Over the past years, the extreme rise in temperatures has caused more deaths and discomfort among the natives in arid areas. The frequency of heatwave events has made most schools in arid regions change their learning routines. For example, lessons have been squeezed within the morning hours to allow the learners to find cool places and shades in the afternoon when the temperatures are too high. The learning infrastructure has also been modified to be more open than closed to allow air circulation.
Another critical climate change challenge facing schools in arid regions is food insecurity. This challenge is most reported in the horn of Africa and includes greater East Africa. Its impact has been felt in the education sector, where children lack access to food, thereby affecting both their concentration during lessons as well as school attendance. Most schools receive food supplies from well-wishers, local NGOs, and government drought emergency programs.
Food insecurity has clearly accelerated poverty and social division, causing learners to end up dropping out of school and engaging in drug addiction due to desperation. However, in some cases, the availability of food in schools than in their homes is one of the reasons why most learners go to school.
Water-induced Health Issues
Climate Change has entirely affected human health in so many ways, through waterborne diseases (typhoid and cholera), air pollution extreme heat. An outbreak of any of these diseases in arid regions as a result of using unsecured water sources is often devastating.
In addition, limited water supply directly corresponds to limited sanitation infrastructure for both learners and teachers. Thus, generally high risks of poor health.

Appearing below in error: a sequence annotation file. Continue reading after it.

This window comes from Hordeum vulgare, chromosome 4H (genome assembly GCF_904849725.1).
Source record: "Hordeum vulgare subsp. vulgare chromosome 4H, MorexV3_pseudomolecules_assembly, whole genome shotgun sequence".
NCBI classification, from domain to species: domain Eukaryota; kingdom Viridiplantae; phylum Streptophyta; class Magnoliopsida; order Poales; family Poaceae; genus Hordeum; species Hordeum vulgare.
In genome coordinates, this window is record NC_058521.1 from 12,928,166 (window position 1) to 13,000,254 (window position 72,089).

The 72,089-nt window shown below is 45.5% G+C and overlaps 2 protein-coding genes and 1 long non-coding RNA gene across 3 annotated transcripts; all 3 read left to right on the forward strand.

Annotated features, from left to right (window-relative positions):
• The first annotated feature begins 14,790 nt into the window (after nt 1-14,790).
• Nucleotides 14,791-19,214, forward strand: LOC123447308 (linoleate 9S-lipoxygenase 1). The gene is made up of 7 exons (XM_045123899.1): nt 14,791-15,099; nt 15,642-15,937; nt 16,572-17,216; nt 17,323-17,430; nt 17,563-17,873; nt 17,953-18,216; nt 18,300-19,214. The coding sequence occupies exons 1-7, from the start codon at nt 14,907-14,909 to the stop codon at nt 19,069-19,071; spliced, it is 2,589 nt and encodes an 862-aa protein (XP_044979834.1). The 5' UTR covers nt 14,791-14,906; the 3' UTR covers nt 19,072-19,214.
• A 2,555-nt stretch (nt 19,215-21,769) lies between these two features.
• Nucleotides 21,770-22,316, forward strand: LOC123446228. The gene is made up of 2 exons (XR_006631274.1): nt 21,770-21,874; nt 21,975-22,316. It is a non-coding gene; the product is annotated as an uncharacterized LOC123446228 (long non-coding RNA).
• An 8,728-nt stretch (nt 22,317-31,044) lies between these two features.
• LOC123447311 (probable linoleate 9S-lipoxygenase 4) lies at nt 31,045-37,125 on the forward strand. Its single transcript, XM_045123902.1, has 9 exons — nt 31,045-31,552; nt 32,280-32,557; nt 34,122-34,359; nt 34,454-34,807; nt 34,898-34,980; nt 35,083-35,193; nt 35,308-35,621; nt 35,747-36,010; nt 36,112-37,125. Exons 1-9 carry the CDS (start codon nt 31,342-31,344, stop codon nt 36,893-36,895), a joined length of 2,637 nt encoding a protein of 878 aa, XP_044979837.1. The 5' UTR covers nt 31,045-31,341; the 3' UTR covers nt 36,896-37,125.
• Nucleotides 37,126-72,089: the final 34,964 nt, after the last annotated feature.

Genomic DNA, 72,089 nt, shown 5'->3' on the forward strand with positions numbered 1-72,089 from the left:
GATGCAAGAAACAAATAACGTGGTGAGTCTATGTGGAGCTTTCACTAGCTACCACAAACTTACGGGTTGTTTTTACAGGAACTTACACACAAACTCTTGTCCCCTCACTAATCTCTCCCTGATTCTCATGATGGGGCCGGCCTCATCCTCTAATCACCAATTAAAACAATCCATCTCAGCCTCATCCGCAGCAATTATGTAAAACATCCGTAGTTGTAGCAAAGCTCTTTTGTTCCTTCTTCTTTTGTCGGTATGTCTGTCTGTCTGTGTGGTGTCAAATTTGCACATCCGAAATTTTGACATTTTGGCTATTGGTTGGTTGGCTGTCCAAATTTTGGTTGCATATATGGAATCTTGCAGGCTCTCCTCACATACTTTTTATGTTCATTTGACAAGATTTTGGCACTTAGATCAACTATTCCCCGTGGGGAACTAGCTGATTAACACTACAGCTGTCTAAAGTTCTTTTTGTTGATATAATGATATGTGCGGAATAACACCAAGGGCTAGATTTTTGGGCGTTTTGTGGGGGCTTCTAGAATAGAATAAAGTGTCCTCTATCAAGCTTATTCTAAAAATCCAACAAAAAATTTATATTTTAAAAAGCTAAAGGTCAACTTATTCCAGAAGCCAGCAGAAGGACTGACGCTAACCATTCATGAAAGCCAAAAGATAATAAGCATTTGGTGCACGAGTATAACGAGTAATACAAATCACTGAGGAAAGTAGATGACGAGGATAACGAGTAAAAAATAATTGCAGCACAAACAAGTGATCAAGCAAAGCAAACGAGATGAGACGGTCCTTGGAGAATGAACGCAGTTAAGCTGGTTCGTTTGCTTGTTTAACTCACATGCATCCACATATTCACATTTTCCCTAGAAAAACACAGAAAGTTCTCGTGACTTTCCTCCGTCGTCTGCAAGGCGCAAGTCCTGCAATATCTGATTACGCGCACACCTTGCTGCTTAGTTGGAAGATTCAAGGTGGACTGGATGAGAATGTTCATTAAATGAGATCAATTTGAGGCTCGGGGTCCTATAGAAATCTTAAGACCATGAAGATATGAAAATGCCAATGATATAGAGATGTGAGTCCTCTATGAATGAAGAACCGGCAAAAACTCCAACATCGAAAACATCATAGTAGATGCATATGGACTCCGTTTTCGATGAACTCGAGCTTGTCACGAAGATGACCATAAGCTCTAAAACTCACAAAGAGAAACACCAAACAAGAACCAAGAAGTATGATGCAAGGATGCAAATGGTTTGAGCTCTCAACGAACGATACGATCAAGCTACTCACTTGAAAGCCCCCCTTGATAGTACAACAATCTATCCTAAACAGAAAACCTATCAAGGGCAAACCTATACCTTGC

Do you think climate change can affect your class performance? Well, due to extreme weather events in arid regions, it is possible that poor performance often recorded by learners can be linked to it. Besides, the human brain works differently in varied spaces and can be affected by environmental conditions.
Therefore, a learner in ASALs can adapt and change their thoughts and reasoning about their environment either positively or negatively. For example, some can relent and drop out due to low grades or a few endeavors to be the source of change to a specific environmental problem, modeling their careers.
The most profound of the two is poor performance and dropout and subsequent dropout. However, from another angle, poor performance can also be linked to the above challenges, including teachers’ motivation and the general learning environment.
Climate Change has become a global problem than a regional one. Therefore, introducing such topics in schools will enable future generations to tackle and find better alternatives to reducing carbon emissions and allow the environment to improve. Besides, it’s also important to adopt necessary measures to reduce its effectiveness and help mitigate the climate change challenges facing schools in arid regions. One of the ways is to embrace new technologies and develop climate-resilient infrastructure to improve adaptation.
It is also high time to stress the importance of environmental conservation in the ASAls to remedy the situation at the local level. However, the world must focus on the ultimate goal of eliminating carbon emissions.